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if (a=5) {
   /* do something */

How does the assignment work as a condition?

Is it based on non-zero value of l-value?

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Are you compiling in C++ or C? –  Puppy Jul 24 '11 at 14:33
int war = false; if(war = true) { launchnuke(); } –  user142019 Jul 24 '11 at 15:04
@WTP: Never compare a boolean to anything. A boolean is already boolean: if (war) launchnuke(); And programmers who assigns true or false to a non-boolean deserves all kinds of meyham launched against them. –  David Hammen Jul 24 '11 at 15:40
@David: Where did WTP compare a boolean to a boolean? –  Lightness Races in Orbit Jul 24 '11 at 15:50
@Tomalak: He didn't, but if(var = true) was probably intended to be if(var == true). Writing it as if (var) in the first place would have neatly avoided the potential = vs. ==' confusion. –  Keith Thompson Jul 24 '11 at 21:40

4 Answers 4

C++ — ISO/IEC 14882:2003(E)

[5.17/1] There are several assignment operators, all of which group right-to-left. All require a modifiable lvalue as their left operand, and the type of an assignment expression is that of its left operand. The result of the assignment operation is the value stored in the left operand after the assignment has taken place; the result is an lvalue.

The result of the expression a = 5 is 5.

[6.4/4] [..] The value of a condition that is an expression is the value of the expression, implicitly converted to bool for statements other than switch. [..]

A conversion to bool takes place.

[4.12/1] An rvalue of arithmetic, enumeration, pointer, or pointer to member type can be converted to an rvalue of type bool. A zero value, null pointer value, or null member pointer value is converted to false; any other value is converted to true.

5 converts to boolean true.

[6.4.1/1] If the condition (6.4) yields true the first substatement is executed. [..]

true is treated as an if statement success.

C — ISO/IEC 9899:1999(E)

[6.5.16/3] An assignment operator stores a value in the object designated by the left operand. An assignment expression has the value of the left operand after the assignment, but is not an lvalue. [..]

The result of the expression a = 5 is 5.

[] In both forms, the first substatement is executed if the expression compares unequal to 0. [..]

5 is treated as an if statement success.


Code like this is almost always a mistake; the author likely intended if (a == 5) {}. However, sometimes it is deliberate. You may see code like this:

if (x = foo()) {
   cout << "I set x to the result of foo(), which is truthy";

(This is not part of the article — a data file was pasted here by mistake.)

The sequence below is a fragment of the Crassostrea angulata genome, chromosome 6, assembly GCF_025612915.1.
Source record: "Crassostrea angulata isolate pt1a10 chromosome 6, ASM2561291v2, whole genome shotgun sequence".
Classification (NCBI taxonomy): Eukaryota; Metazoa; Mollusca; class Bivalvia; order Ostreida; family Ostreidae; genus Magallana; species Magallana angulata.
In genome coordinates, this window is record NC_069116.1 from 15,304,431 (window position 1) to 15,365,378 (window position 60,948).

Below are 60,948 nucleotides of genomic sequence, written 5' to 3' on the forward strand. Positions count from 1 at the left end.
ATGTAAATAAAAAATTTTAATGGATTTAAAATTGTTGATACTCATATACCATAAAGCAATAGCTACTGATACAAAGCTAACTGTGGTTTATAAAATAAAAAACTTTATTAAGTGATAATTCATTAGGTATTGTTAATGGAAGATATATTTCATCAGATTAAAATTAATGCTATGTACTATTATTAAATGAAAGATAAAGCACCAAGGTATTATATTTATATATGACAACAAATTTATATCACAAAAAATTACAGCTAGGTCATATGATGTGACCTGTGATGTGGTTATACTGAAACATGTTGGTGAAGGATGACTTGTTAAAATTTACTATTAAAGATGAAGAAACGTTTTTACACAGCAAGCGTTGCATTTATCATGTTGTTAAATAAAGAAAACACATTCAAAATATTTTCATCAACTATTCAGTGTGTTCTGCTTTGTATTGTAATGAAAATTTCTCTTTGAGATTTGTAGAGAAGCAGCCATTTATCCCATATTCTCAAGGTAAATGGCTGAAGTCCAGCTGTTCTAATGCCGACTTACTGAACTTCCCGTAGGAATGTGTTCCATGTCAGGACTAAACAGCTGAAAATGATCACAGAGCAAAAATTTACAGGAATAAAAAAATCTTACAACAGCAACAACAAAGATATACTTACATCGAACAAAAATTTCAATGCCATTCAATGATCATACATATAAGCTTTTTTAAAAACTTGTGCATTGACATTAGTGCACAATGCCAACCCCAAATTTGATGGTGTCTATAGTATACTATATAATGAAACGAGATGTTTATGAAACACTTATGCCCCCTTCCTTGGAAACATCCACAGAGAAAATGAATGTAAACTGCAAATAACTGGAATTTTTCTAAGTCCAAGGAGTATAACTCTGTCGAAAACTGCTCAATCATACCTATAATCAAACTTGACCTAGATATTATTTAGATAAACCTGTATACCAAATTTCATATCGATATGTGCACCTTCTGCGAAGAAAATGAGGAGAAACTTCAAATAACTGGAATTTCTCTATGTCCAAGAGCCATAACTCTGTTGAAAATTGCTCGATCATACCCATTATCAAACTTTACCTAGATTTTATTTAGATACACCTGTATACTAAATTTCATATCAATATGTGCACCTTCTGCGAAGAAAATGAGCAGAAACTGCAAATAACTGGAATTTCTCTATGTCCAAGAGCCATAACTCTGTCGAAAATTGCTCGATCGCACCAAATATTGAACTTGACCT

// ... stuff
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To make sure it's no mistake you can write if ((a=5) != 0) which is semantically the same as if (a=5). –  phlogratos Jul 24 '11 at 14:34
Will 0.0 be considered as zero value? –  Stan Jul 24 '11 at 14:36
@Stan: Looks like zero to me! (Though recall that floating-point is inaccurate.) –  Lightness Races in Orbit Jul 24 '11 at 14:39
Since the question is tagged both C and C++ it might be nice to mention you're citing C++, not C. The reasoning is rather different for the two. –  R.. Jul 24 '11 at 14:40
@Als: Picky much? :P –  Lightness Races in Orbit Jul 24 '11 at 14:51

Every non-zero value will be considered as true.

So some people will suggest you write

5 == a

to avoid that you make mistake == by =.

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Most compilers will warn about that mistake nowadays. –  Bo Persson Jul 24 '11 at 14:37
@Bo Persson: surely it is. But some lazy people would like to turn off the warning, so let's make it an error than a warning. –  Stan Jul 24 '11 at 14:40
-1: To me this is ugly and does not provide a general solution. –  August Karlstrom Jul 24 '11 at 14:49
I don't suggest writing 5 == a. I suggest writing a == 5. :) Just do it; it's not hard. And if you're turning off warnings then you deserve everything you get. –  Lightness Races in Orbit Jul 24 '11 at 14:50
@Tomalak Geret'kal: well I agree with you. So I said 'some people' but not just 'I'. Of course '5==a' is ugly, however, some people (e.g. my boss) assists that... sometimes you have to surrender. –  Stan Jul 24 '11 at 15:02

if(a=x) is equivalent to if(x) in addition to a assigned with x. So if the expression x evaluates to a non-zero value, then if(x) simply becomes if(true). Otherwise, it becomes if(false).

In your case, since x = 5, that means f(a=5) is equivalent to if(true) in addition to a assigned with 5.

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This is a bit misleading: if(a=5) is not equivalent to if(true) because it also assigns a. –  interjay Jul 24 '11 at 14:37
-1: if (a = x)' and if (x)' are not equivalent, the first expression has a side-effect. –  August Karlstrom Jul 24 '11 at 14:37
@interjay: I just edited this, when you both were commenting. –  Nawaz Jul 24 '11 at 14:38
@August: I just edited this, when you both were commenting. –  Nawaz Jul 24 '11 at 14:39

Yes, it is based on the zero/non-zero value which a is assigned. To some people (myself included) it is also considered bad practice to have expressions with side-effects in your code, so the mentioned code fragment would preferably be written as something like

a = 5;
if (a != 0) {
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